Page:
The ICAEW Tax Faculty has flagged-up the potential hardship this charge will cause in certain cases, and has provided suggestions as to how the draft law can be improved.
Finance Bill 2017-2019
The idea of imposing tax and NIC charges on the value of contractor and EBT loans (known as disguised remuneration), which remain outstanding at 5 April 2019, was raised in the 2016 Budget. The draft provisions to apply these charges formed part of the first Finance Bill 2017, but were withdrawn from that Bill before the General Election. A similar version of the draft law has been included as clauses 34 and 35 and schedules 11 and 12 of Finance Bill 2017-19, which is now being discussed in the Public Bill Committee in Parliament.
In August 2017, Andrew Robins outlined how individuals could avoid these tax charges on the loans they have taken, if they settled the disputed tax with HMRC. However, he concluded that many contractors would face ruin if they were forced to pay the tax charges based on the current draft law.
The ICAEW Tax Faculty has presented written evidence to Parliament on the draft proposals in Finance Bill 2017-19. The Institute supports the policy of countering tax avoidance, but makes the following points to MPs who are considering the charges on outstanding loans from disguised remuneration (DR) schemes.
People were misled
Workers such as nurses, teachers, IT workers, cleaners, etc, were often paid earnings at around national minimum wage with the balance via loan arrangements. Such individuals may even have been uneasy about receiving loans rather than pay in return for their services but, in a similar manner to the victims of pensions and payment protection insurance miss-selling, assumed that their employers or agencies who were putting them into the arrangements were acting within the law and accepted the advice that they were given. Those who had doubts may well have assumed that HMRC would step in to regularise the position before too long.
HMRC took too long to act
Some people who used the DR schemes knew exactly what they were doing and were deliberately avoiding tax: they deserve little or no sympathy. However, in all cases HMRC should have acted far sooner against these schemes.
The Rangers football case decided in the Supreme court has provided certainty that employees and contractors in DR loan schemes were avoiding tax. It is disappointing that it has taken nearly twenty years to for HMRC take decisive action to counter these schemes and those who perpetrated them.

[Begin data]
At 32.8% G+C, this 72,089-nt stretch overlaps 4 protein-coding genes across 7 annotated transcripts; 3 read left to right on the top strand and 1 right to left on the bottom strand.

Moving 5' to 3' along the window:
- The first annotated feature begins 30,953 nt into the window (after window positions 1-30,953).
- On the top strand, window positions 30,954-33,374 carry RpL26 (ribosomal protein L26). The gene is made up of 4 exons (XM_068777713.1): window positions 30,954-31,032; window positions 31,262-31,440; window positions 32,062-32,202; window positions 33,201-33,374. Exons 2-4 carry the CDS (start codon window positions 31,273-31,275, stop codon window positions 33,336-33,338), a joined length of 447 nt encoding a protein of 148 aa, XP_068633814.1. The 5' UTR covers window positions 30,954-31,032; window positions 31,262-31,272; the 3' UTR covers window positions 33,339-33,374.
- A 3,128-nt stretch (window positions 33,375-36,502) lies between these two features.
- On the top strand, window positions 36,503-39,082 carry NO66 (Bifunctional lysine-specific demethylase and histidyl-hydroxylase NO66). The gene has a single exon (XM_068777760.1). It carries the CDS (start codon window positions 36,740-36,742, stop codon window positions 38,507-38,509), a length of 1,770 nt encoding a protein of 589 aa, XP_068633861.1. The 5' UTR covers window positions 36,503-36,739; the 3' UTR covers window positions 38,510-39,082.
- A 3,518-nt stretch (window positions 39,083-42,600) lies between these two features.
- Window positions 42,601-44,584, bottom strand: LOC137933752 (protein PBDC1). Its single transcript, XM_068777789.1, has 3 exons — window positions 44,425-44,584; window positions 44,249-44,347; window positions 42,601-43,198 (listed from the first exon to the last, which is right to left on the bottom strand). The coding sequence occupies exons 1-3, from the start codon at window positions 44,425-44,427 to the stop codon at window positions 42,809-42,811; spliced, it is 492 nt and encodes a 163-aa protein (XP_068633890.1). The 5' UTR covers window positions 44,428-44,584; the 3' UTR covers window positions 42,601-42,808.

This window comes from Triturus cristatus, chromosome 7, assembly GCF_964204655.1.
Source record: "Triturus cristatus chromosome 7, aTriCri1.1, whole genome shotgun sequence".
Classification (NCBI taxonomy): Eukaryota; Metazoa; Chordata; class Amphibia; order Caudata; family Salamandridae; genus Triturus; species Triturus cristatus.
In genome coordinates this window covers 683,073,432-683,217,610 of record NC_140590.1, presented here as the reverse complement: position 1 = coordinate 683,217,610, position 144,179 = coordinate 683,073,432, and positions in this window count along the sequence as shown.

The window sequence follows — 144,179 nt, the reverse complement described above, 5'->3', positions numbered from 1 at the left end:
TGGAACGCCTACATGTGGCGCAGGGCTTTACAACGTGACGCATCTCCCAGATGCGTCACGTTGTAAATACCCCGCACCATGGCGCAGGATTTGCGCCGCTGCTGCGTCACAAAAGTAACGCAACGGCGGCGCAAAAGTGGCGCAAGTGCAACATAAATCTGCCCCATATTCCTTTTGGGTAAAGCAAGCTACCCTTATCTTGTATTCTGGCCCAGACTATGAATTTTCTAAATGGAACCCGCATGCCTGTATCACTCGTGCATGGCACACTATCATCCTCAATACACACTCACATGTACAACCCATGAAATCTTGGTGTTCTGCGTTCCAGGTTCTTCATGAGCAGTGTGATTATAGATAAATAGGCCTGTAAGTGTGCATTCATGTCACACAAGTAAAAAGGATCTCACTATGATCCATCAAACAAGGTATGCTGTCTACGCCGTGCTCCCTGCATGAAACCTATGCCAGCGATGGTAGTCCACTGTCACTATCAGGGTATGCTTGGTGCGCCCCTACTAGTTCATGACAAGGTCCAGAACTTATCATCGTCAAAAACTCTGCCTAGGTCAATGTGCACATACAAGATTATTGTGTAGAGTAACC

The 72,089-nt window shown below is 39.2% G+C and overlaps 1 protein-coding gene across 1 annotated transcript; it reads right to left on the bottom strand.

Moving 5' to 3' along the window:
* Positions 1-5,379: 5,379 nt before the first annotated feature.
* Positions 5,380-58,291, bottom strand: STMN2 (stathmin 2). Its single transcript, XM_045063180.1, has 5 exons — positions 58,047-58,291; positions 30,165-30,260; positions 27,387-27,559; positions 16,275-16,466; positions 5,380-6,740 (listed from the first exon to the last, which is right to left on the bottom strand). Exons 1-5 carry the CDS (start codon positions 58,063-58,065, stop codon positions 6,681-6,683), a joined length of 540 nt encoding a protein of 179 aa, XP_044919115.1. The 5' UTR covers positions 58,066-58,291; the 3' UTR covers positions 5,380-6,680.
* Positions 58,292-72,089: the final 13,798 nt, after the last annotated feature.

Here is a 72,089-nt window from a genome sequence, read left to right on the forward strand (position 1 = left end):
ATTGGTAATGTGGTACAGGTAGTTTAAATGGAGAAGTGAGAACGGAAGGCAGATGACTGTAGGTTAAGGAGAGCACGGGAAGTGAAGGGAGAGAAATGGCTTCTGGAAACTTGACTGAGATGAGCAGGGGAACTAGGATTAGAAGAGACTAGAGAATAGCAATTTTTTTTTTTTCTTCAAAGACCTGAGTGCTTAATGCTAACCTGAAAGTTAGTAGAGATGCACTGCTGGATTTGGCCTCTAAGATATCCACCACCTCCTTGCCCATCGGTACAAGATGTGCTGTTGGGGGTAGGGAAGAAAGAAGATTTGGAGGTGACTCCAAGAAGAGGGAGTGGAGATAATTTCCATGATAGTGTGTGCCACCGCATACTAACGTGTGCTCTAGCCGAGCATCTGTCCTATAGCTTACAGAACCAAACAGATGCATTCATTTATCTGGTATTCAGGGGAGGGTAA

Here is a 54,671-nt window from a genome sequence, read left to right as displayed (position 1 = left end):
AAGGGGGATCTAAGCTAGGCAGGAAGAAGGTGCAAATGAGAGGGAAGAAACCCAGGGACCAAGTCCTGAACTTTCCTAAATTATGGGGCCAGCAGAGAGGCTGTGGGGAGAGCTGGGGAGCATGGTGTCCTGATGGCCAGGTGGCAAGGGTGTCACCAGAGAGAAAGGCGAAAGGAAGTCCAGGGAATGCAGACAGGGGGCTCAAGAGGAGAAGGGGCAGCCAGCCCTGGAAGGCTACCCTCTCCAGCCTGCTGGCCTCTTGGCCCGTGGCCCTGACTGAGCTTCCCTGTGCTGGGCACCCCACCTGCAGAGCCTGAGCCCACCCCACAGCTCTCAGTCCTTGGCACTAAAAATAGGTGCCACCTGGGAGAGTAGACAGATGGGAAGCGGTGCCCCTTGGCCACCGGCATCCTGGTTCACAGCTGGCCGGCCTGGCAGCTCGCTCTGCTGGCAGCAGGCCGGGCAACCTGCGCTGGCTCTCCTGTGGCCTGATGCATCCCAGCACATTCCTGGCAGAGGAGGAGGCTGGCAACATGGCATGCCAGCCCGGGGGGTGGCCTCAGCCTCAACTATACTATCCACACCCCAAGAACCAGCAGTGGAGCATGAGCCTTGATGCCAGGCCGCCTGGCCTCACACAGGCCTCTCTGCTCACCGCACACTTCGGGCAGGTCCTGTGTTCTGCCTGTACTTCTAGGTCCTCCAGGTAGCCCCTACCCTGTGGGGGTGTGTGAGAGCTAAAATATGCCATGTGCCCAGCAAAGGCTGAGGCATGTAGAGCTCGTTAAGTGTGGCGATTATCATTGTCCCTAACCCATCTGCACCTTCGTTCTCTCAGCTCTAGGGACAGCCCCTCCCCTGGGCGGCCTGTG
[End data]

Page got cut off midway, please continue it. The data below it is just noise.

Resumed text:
ICAEW members report that HMRC are using unreasonable estimates to quantify loan balances subject to tax. Multiples of 6-8 times salary have been cited even when evidence suggests lower figures. Relying on estimates should be unnecessary for employees given that loan balances would have been reported to HMRC on forms P11D.
Introducing a charge on transactions entered into up to 20 years ago which potentially could result in taxpayers becoming insolvent, may not only leave the Government vulnerable to challenge under the human rights law, but may actually reduce the tax yield.
The ICAEW has the following recommendations for changes to be made in the draft law.
Cap the tax
To tax collected under this loan charge should broadly reflect the tax which would have been paid, had the loans been treated as earnings at the time. However, the law as drafted will bunch all the loans into a single year, so the taxpayer may pay 40% or 45% tax on the total value, when he would have paid 20% tax when the loans were provided.
An equitable solution is to cap the tax recovered under the loan charge at the amount of tax that would have been due had the loan constituted earnings for the tax year in which it was made, plus any interest that would have been charged on late paid tax on those earnings.
If it is not possible to calculate the tax cap accurately, the loans should be top-sliced over the number of years over which they were granted. The tax charge should be limited to tax chargeable on these sums plus interest on late paid tax that would have been due had the top-sliced loans been treated as earnings at the time.
Loans of £10,000, £20,000, £30,000 and £40,000 granted in four years. Perform top slicing as follows:
- Add the loans together: £100,000
- Divide by number of years: 4 = £25,000.
- Calculate the tax at marginal rates on figure above: £25,000 x 40%= £10,000
- Multiply the outcome by number of years: £10,000 x 4 = £40,000
- Calculate the amount representing interest on late paid tax for each tax year until the tax is settled.
Ability to pay
Making DR scheme users bankrupt will mean that little or no tax will be collected from these individuals, and bankruptcies have social impacts that draw on social security and NHS resources. HMRC is likely to collect more tax if it adopts, in appropriate cases, a sympathetic and flexible approach to resolving the taxpayers’ affairs, and allows time-to-pay arrangements that are substantially longer than normal.
About Rebecca Cave
Consulting tax editor for Accountingweb.co.uk. I also co-author several annual tax books for Bloomsbury Professional and write newsletters for other publishers.